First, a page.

By the way, a lot of those cheesy television and comic book ads for the 2600 were a hoot. Here's one for Activision's Megamania that features the Tubes. Ah, how I miss the 1980s. Enjoy!

Sunday, September 21, 2008

It's really hard to root against New Orleans

One of my favorite bloggers, Sara from News from NOLA, left me a comment after the Denver-New Orleans game congratulating me on the Broncos' victory.

I appreciated that, just as I appreciated watching the mighty Broncos get a 3-0 start on the season by pulling off another nail biter (they won 34-32 and the game pretty well went down to the wire). However, here's the problem -- it's just hard to root too hard against the Saints and I've felt that way since Hurricane Katrina came close to wiping that city off the map three years ago.

I like that city and respect the toughness of people like Sara who have remained there and have rebuilt. I'm as rabid a Broncos fan as you'll find, but it's almost impossible to work up the requisite dislike for the opponent when Denver is playing New Orleans.

Oh well.

Some of the highlights of the game were watching the continued maturation of quarterback Jay Cutler. We Arkansans know how good of a quarterback Cutler is -- he helped the Vanderbilt Commodores sneak past the Arkansas Razorbacks not that long ago. It's good to see him playing -- and doing well -- for a team I like.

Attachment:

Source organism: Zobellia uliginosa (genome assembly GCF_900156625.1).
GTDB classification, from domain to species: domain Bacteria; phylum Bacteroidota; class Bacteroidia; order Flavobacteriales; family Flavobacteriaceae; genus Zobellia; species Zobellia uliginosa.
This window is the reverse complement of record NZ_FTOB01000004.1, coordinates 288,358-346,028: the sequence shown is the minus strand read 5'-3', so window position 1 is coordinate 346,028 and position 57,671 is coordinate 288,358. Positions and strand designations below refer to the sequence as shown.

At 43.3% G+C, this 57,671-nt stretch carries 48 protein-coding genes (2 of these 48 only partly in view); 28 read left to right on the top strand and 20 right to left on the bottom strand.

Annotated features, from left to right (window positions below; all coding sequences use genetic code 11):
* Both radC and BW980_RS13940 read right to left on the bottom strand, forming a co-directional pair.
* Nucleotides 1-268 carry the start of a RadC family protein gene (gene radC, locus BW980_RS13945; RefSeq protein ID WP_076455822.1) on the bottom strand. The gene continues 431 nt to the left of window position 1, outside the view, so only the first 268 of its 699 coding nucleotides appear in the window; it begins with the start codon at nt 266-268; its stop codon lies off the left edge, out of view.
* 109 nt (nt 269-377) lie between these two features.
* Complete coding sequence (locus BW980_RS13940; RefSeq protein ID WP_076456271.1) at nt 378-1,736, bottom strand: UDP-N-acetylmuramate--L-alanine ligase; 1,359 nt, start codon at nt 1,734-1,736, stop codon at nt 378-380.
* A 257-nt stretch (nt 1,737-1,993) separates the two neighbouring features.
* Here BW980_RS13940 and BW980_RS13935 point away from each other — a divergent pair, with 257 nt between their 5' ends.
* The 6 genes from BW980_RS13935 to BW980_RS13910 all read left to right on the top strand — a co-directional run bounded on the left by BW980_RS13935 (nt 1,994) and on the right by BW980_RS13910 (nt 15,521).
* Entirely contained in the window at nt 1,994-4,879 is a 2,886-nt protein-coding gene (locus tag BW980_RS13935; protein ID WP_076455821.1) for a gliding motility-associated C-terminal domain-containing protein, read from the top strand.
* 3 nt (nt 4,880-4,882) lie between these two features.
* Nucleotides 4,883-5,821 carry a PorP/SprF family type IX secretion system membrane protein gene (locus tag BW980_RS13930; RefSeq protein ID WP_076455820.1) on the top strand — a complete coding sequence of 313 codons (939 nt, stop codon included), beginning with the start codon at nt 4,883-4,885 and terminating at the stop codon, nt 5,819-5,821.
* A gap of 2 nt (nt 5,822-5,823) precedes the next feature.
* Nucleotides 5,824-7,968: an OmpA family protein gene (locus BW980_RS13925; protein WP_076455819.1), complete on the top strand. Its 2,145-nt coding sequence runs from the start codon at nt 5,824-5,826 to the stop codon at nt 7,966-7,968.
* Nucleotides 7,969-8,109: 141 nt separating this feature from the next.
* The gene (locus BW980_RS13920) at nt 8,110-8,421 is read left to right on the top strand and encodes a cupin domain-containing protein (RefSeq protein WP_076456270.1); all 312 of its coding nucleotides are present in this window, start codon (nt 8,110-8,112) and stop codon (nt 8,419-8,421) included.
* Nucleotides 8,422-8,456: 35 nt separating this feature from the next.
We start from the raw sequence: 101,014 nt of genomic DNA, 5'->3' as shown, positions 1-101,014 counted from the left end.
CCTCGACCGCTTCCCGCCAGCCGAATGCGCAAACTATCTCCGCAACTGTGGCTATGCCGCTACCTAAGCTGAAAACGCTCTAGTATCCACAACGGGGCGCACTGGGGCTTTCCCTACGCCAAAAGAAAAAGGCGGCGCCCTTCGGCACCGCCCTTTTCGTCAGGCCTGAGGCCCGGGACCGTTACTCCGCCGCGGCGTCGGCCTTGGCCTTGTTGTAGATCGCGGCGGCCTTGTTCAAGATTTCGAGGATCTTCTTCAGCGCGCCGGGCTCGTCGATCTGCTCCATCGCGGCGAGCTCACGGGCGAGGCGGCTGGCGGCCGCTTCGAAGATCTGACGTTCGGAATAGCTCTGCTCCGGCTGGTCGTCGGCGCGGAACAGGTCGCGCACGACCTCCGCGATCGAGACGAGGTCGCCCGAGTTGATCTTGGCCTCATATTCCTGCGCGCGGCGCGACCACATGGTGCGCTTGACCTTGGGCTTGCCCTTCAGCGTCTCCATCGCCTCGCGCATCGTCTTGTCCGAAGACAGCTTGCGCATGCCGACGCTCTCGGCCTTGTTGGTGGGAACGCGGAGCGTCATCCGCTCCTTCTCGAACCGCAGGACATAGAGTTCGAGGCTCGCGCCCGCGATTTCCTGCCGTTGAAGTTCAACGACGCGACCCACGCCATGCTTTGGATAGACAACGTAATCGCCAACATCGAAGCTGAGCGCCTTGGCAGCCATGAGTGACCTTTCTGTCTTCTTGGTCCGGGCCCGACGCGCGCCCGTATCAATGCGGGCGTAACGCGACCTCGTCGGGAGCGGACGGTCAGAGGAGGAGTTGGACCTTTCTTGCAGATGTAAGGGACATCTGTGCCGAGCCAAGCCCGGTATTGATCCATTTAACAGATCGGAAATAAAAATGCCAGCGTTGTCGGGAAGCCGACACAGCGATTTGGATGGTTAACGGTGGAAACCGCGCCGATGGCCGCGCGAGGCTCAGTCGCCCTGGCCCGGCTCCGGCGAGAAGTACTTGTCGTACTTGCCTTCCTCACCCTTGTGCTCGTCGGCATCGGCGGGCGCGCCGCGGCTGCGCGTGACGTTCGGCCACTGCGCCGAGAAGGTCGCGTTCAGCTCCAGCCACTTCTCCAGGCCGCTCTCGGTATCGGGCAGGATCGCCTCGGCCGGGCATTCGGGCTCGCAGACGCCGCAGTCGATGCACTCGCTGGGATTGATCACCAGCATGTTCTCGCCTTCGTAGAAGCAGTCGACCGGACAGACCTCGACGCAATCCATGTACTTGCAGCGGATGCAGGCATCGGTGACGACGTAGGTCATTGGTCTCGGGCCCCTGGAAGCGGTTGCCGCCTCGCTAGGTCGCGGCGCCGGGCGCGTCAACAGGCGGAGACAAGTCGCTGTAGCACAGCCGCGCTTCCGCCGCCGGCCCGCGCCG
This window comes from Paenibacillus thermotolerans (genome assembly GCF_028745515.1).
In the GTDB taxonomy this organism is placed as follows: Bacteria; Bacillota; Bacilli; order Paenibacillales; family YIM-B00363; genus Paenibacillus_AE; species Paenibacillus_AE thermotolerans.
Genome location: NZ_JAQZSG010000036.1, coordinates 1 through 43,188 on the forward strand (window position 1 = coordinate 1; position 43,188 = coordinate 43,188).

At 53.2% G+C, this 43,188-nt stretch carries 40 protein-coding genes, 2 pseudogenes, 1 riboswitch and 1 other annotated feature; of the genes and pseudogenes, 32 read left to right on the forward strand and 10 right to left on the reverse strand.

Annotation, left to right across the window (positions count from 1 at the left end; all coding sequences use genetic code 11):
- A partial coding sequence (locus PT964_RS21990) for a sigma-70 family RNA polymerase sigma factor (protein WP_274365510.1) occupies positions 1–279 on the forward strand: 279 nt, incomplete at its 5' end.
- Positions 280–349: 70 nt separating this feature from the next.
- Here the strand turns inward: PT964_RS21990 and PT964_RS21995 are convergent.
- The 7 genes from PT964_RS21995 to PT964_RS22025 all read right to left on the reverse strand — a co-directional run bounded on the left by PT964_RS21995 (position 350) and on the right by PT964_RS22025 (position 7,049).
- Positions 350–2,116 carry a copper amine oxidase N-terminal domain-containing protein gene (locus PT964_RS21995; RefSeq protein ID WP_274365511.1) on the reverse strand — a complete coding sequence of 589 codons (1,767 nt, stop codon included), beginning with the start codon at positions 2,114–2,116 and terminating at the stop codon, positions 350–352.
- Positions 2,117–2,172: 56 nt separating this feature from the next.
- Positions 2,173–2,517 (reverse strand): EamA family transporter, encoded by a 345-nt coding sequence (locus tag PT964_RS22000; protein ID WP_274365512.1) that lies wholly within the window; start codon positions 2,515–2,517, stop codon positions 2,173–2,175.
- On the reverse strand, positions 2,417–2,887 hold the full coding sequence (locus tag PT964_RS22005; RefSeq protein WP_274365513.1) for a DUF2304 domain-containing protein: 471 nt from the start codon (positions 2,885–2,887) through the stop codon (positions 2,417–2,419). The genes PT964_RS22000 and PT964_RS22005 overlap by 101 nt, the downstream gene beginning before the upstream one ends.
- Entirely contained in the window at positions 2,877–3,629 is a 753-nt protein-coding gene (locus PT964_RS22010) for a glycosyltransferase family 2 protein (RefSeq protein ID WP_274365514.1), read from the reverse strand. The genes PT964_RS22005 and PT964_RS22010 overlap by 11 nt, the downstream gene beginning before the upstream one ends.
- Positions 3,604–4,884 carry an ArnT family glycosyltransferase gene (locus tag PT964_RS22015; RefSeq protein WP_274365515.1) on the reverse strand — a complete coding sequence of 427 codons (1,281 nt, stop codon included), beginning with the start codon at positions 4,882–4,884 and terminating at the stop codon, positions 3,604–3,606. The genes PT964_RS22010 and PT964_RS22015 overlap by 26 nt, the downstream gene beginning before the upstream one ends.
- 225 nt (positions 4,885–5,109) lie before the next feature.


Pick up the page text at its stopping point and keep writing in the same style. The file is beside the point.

Yes, Cutler did manage to throw an interception at about the worst time and give New Orleans a solid shot at pulling ahead of the Broncos, but the young quarterback also threw for 264 yards and two touchdowns. He spent most of the day throwing at Brandon Marshall, who caught 5 passes for 155 yards and a touchdown.

Sure, he made a mistake or two and struggles with running the ball, but I'm sure all of us Denver fans are hoping he'll emerge as the quarterback the Broncos have needed since the great John Elway retired.

It was also encouraging to watch a former Arkansas Razorback, rookie Peyton Hillis, make a little noise -- he returned to kickoffs for a total of 47 yards.

By the way, Denver should really trot out those orange home jerseys more often. It reminds me of how the team looked when I was a kid. Orange Crush forever, baby!

Meanwhile, the Saints are 1-2, but I can't imagine that will last for long. Quarterback Drew Brees was solid, passing for 421 yards and a touchdown. Running back Reggie Bush rushed for 73 yards and a touchdown and received for 75 yards and a touchdown.

New Orleans can score -- there's no doubt about that. That team ought to do well this year and I'm cheering for them.

Unless they play Denver, of course.


The primary components of the backfield that set all kinds of records for Arkansas last year is still performing well in the NFL. This weak, Dallas running back Felix Jones rushed for 60 years and scored a touchdown as the Cowboys beat the Green Bay Packers 27-16.

Another rookie, Darren McFadden, was quieter than normal this week -- only rushing for 42 yards on 14 carries for Oakland as the Raiders lost to the Buffalo Bills, 24-23. Maybe the Raiders should have gotten the ball to McFadden a few more times. But, I'm biased.

It's too bad Jones and McFadden chose to leave Arkansas early and enter the NFL draft. The struggling Hogs sure could use those two right now.